Welcome to my digital collection of books: read, being-read, and to-be-read!
What is an antilibrary? Instead of a celebration of everything you know, an antilibrary is an ode to everything you want to explore.
I got the idea from Jacky Zhao.
- Elon Musk - Walter Isaacson
- Bad Blood - John Carreyrou
- The Diary of a Young Girl - Anne Frank
- Man's Search for Meaning - Viktor E. Frankl
- Born a Crime - Trevor Noah
- I Am Malala - Malala Yousafzai
- Steve Jobs - Walter Isaacson
When Breath Becomes Air - Paul Kalanithi
- A short but very meaningful read. "As a resident, my highest ideal was not saving lives—everyone dies eventually—but guiding a patient or family to an understanding of death or illness."
Science, Math, and Philosophy
- Meditations - Marcus Aurelius
- Gödel, Escher, Bach: An Eternal Golden Braid - Douglas R. Hofstadter
- Sapiens - Yuval Noah Harari
- The Stranger - Albert Camus
- A Short History of Nearly Everything - Bill Bryson
- A Brief History of Time – Stephen Hawking
- How to Change Your Mind - Michael Pollan
- General Relativity - Leonard Susskind
- How to Avoid a Climate Disaster - Bill Gates
- Why We Sleep: Unlocking the Power of Sleep and Dreams - Matthew Walker
- 21 Lessons for the 21st Century - Yuval Noah Harari
Permanent Record - Edward Snowden
- I recommend this to basically everybody. Highlights the massive danger companies and governments create by disrespecting people's privacy. Reminded me to pursue a responsible career in tech.
- The Millionaire Next Door - Thomas J. Stanley, William D. Danko
- The Intelligent Investor - Benjamin Graham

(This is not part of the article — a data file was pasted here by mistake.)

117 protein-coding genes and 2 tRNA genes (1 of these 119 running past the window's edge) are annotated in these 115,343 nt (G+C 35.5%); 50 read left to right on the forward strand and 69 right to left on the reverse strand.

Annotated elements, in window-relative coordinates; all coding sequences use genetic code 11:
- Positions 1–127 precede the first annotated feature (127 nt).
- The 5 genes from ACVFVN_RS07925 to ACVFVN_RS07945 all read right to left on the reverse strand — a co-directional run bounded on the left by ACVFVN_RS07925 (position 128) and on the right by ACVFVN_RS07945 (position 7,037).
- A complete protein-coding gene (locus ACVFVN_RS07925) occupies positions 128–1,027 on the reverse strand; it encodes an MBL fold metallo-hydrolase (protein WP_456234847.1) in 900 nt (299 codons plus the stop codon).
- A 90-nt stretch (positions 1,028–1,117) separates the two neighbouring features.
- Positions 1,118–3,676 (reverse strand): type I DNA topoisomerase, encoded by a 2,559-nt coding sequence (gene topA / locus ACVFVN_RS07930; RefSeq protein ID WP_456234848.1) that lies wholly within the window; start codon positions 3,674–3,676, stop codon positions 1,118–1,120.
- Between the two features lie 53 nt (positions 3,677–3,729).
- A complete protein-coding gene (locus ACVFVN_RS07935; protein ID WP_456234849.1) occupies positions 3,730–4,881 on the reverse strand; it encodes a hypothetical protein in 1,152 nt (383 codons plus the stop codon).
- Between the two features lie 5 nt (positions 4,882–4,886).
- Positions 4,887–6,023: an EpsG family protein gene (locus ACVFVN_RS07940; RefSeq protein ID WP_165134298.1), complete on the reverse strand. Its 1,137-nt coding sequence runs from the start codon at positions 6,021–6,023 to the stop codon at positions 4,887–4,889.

- The 4-Hour Workweek - Timothy Ferriss
- 80,000 Hours: Find a fulfilling career that does good - Benjamin Todd
The Richest Man in Babylon - George Clason
- Often described as timeless advice, this book gives financial principles to live by (guard your hard-earned money, put money to work for you). Most of the advice seems applicable today, but some feels a bit archaic.
I Will Teach You to Be Rich - Ramit Sethi
- Much more modern and timely advice: Get the big things right and don't stress so much about the small ones. I enjoy his focus on the idea of a "rich life"—one where you can "spend lavishly on things you really enjoy, but cut back mercilessly on other things."
- The Power of Habit - Charles Duhigg
- Like a Virgin - Richard Branson
- Range - David Epstein
Atomic Habits - James Clear
- Overall good book. Forcing yourself to build/break habits is like swimming upstream. This book focuses on techniques that are more pleasant and effective. I still successfully use some of the principles from this book (tracked cycling progress encouraged me to go out more, keeping a water bottle with me made drinking more water effortless).
- Spark Joy - Marie Kondo
The Life-Changing Magic of Tidying Up - Marie Kondo
- This book was more of a guide to tidying—folding clothes, packing bags, etc. Both books were a good reminder to be intentional about the things I do/keep.
- Flour Water Salt Yeast - Ken Forkish
- The Wok - J. Kenji Lopez-Alt
- Amazing cookbook that answers the why of cooking more so than the how. I've used his principles to make excellent stir-fried noodles and tofu.
- The Food Lab - J. Kenji Lopez-Alt
- Salt, Fat, Acid, Heat - Samin Nosrat
- On Food and Cooking - Harold McGee
- Foundation - Isaac Asimov
- I, Robot - Isaac Asimov
- Stranger in a Strange Land - Robert Heinlein
- Slaughterhouse Five - Kurt Vonnegut
- Cat's Cradle - Kurt Vonnegut
- The Posthumous Memoirs of Bras Cubas - Joaquim Maria Machado de Assis
- 1984 - George Orwell
- The Hitchhiker's Guide to the Galaxy - Douglas Adams (DNF)
- The Count of Monte Cristo - Alexandre Dumas
- Finished it a long time ago, DNFed while re-reading recently.
- The Kite Runner - Khaled Hosseini
- Exhalation – Ted Chiang
- Don Quixote - Miguel De Cervantes Saavedra
- Stories of Your Life and Others - Ted Chiang
A Thousand Splendid Suns - Khaled Hosseini
- Beautifully written story with complex characters. Also one of my favorite books of all time.
- The Martian - Andy Weir
Project Hail Mary - Andy Weir
- One of the best books I've read - just as good as—if not better than—The Martian. Amazing characters and scientific detail, just like his first novel.
Norwegian Wood - Haruki Murakami
- I enjoyed how artfully Murakami sets mundane scenes, but some poorly developed characters really broke the book for me.
- Siddhartha - Hermann Hesse